Leonardo da Vinci painting smashes auction record at $450 million | News | DW | 16.11.2017
  1. Inhalt
  2. Navigation
  3. Weitere Inhalte
  4. Metanavigation
  5. Suche
  6. Choose from 30 Languages


Leonardo da Vinci painting smashes auction record at $450 million

The Italian painter's recently discovered portrait of Christ, "Salvator Mundi," has sold for a record-breaking $450.3 million (€382 million). The artwork, which went missing for several years, was once traded for $60.

Watch video 01:08

The many faces of the Mona Lisa

Christie's auction house on Wednesday described frenzied bidding for a 500-year-old painting believed to be by Leonardo de Vinci, which went under the hammer for $450.3 million, smashing a previous record for a work of art sold privately or at auction.

"Salvator Mundi," which depicts Jesus Christ, was sold on behalf of Russian billionaire Dmitry Rybolovlev, the boss of soccer club AS Monaco.

Some 45 clients — on the phone and in the New York auction room — spent 19 minutes making counterbid after counterbid for the work.

The contest for the masterpiece was eventually reduced to just two bidders, which saw the price reach more than double the previous record for a painting, set by Picasso's "Les Femmes D'Alger," which sold for $179.4 million in May 2015.

Unnamed buyer

The identity of the buyer — who secured the painting by phone — was not immediately disclosed.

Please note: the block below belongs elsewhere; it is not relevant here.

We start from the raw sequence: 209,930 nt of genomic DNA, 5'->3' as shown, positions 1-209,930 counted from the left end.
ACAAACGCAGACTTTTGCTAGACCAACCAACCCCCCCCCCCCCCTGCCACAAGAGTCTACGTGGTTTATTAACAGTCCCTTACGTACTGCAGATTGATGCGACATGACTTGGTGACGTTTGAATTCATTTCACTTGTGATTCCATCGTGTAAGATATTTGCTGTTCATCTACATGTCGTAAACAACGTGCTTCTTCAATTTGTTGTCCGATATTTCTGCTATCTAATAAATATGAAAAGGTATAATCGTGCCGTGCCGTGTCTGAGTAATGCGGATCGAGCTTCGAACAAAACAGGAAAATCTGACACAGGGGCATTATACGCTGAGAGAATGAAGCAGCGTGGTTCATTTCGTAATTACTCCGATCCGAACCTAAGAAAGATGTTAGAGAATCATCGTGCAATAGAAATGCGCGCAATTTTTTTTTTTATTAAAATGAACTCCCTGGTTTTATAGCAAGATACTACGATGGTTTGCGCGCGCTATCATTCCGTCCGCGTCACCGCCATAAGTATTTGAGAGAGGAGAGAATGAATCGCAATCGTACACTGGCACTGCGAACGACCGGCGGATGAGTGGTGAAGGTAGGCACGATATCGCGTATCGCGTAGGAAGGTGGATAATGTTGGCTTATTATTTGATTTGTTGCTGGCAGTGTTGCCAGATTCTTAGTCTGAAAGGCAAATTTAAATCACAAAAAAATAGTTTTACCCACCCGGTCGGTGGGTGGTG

Read more: Nazi-seized Picasso painting sells for $45 million at auction

The painting, only recently rediscovered and the last Leonardo left in private hands, fetched more than four times the Christie presale estimate of about $100 million.

"Salvator Mundi" resurfaced at a regional US auction in 2005, and is thought to be one of fewer than 20 Leonardo paintings known to exist.

All others are held in museum or institutional collections.

The painting depicts a half-length figure of Jesus, holding a crystal orb in his left hand as he raises his right in benediction.

Once almost worthless

In 1958, the painting was sold for just $60 because it was thought to be a copy. Since it resurfaced, it has been exhibited at the National Gallery in London and at Christie's showrooms all over the world.

According to rumors, the Italian artist painted "Salvator Mundi" for the French royal family, and it was taken to England by Queen Henrietta Maria when she married King Charles I in 1625.

The painting has been at the center of a lawsuit by Rybolovlev, who has accused Swiss art dealer Yves Bouvier of overcharging him on a string of art deals.

Bouvier bought the work at Sotheby's for $80 million in 2013. He resold it within days to the Russian tycoon, for $127.5 million, netting a $47.5 million profit. Bouvier has denied any wrongdoing.

mm/kl (AFP, AP, Reuters)

DW recommends